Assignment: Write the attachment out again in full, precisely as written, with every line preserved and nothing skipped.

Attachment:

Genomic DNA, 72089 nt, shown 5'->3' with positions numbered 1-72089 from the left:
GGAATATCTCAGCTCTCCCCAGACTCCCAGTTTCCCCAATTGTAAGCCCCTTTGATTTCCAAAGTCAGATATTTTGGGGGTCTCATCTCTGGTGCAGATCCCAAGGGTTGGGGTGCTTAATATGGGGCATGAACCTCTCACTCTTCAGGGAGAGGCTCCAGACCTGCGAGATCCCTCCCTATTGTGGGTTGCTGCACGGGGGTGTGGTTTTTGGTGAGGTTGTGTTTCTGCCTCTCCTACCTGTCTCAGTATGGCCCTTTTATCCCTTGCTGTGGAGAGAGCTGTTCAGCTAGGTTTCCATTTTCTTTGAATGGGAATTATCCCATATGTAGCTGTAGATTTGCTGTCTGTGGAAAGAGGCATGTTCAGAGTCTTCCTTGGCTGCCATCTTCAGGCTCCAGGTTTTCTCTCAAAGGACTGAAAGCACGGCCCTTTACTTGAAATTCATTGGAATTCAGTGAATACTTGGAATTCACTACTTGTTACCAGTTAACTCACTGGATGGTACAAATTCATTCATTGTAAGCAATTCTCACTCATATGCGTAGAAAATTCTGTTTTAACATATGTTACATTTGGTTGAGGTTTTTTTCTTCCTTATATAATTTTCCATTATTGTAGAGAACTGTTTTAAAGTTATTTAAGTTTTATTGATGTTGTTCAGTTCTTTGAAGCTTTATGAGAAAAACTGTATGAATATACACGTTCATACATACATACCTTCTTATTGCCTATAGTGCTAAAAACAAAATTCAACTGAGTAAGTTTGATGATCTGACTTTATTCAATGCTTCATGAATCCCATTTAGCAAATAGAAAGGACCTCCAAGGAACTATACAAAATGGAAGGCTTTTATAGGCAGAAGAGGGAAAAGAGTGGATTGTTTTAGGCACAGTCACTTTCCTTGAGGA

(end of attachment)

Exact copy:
Genomic DNA, 72089 nt, shown 5'->3' with positions numbered 1-72089 from the left:
GGAATATCTCAGCTCTCCCCAGACTCCCAGTTTCCCCAATTGTAAGCCCCTTTGATTTCCAAAGTCAGATATTTTGGGGGTCTCATCTCTGGTGCAGATCCCAAGGGTTGGGGTGCTTAATATGGGGCATGAACCTCTCACTCTTCAGGGAGAGGCTCCAGACCTGCGAGATCCCTCCCTATTGTGGGTTGCTGCACGGGGGTGTGGTTTTTGGTGAGGTTGTGTTTCTGCCTCTCCTACCTGTCTCAGTATGGCCCTTTTATCCCTTGCTGTGGAGAGAGCTGTTCAGCTAGGTTTCCATTTTCTTTGAATGGGAATTATCCCATATGTAGCTGTAGATTTGCTGTCTGTGGAAAGAGGCATGTTCAGAGTCTTCCTTGGCTGCCATCTTCAGGCTCCAGGTTTTCTCTCAAAGGACTGAAAGCACGGCCCTTTACTTGAAATTCATTGGAATTCAGTGAATACTTGGAATTCACTACTTGTTACCAGTTAACTCACTGGATGGTACAAATTCATTCATTGTAAGCAATTCTCACTCATATGCGTAGAAAATTCTGTTTTAACATATGTTACATTTGGTTGAGGTTTTTTTCTTCCTTATATAATTTTCCATTATTGTAGAGAACTGTTTTAAAGTTATTTAAGTTTTATTGATGTTGTTCAGTTCTTTGAAGCTTTATGAGAAAAACTGTATGAATATACACGTTCATACATACATACCTTCTTATTGCCTATAGTGCTAAAAACAAAATTCAACTGAGTAAGTTTGATGATCTGACTTTATTCAATGCTTCATGAATCCCATTTAGCAAATAGAAAGGACCTCCAAGGAACTATACAAAATGGAAGGCTTTTATAGGCAGAAGAGGGAAAAGAGTGGATTGTTTTAGGCACAGTCACTTTCCTTGAGGA